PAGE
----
Happy Feast of Saint Pius V. The following is from the Catechism of the Council of Trent.
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Importance of Holy Orders
If one attentively considers the nature and essence of the other Sacraments, it will readily be seen that they all depend on the Sacrament of Orders to such an extent that without it some of them could not be constituted or administered at all; while others would be deprived of all their solemn ceremonies, as well as of a certain part of the religious respect and exterior honor accorded to them.
The Sacrament’s Dignity
Bishops and priests being, as they are, God's interpreters and ambassadors, empowered in His name to teach mankind the divine law and the rules of conduct, and holding, as they do, His place on earth, it is evident that no nobler function than theirs can be imagined.
In all ages, priests have been held in the highest honor; yet the priests of the New Testament far exceed all others. For the power of consecrating and offering the Body and Blood of our Lord and of forgiving sins, which has been conferred on them, not only has nothing equal or like to it on earth, but even surpasses human reason and understanding.
Not For Everyone
The burden of this great office, therefore, should not be rashly imposed on anyone, but is to be conferred on those only who by their holiness of life, their knowledge, faith and prudence, are able to bear it. Let no one take the honor to himself, but he that is called by God as Aaron was; and they are called by God who are called by the lawful ministers of His Church.
The Power and Its Greatness
The power of orders not only embraces the power of consecrating the Eucharist, but also fits and prepares the souls of men for its reception. It also embraces all else that can have any reference to the Eucharist. Christ our Lord ... was a Priest, not according to the order of Aaron, but according to the order of Melchisedech. For He it is Who, Himself endowed with the supreme power of granting grace and remitting sins, left to His Church this power, although He limited it in extent and attached it to the Sacraments.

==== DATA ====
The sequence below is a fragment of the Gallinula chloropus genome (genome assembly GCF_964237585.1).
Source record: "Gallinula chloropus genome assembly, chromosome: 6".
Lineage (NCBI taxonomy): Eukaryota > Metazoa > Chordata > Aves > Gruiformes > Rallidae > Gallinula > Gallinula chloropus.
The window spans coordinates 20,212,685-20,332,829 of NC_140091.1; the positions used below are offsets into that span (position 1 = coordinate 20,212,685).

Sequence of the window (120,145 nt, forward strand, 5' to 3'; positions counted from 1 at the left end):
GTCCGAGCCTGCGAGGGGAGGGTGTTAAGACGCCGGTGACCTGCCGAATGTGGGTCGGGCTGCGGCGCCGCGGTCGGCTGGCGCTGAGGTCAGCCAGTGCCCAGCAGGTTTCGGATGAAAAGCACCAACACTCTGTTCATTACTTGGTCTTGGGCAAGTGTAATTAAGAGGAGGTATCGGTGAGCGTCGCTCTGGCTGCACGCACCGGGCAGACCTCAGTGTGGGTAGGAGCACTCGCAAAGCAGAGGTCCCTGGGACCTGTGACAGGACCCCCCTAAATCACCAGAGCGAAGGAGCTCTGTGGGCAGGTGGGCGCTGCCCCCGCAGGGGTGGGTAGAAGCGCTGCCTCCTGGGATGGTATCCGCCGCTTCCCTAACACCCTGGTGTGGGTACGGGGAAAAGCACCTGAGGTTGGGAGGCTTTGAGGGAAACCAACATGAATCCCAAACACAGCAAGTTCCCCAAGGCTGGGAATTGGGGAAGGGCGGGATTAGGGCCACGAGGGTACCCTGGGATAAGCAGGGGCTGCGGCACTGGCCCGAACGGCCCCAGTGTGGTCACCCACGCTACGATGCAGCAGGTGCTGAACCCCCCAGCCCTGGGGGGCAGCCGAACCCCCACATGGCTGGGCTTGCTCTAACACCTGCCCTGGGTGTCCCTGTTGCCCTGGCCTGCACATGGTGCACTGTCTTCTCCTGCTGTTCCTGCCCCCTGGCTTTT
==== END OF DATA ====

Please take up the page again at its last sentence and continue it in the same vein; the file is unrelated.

The chief and most necessary quality requisite in him who is to be ordained a priest is that he be recommended by integrity of life and morals. The priest is bound to give to others the example of a holy and innocent life. There is required of the priest not only that knowledge which concerns the use and administration of the Sacraments; but he should also be versed in the science of Sacred Scripture, so as to be able to instruct the people in the mysteries of the Christian faith and the precepts of the divine law, lead them to piety and virtue, and reclaim them from sin. The priest's duties are twofold. The first is to consecrate and administer the Sacraments properly; the second is to instruct the people entrusted to him in all that they must know or do in order to be saved.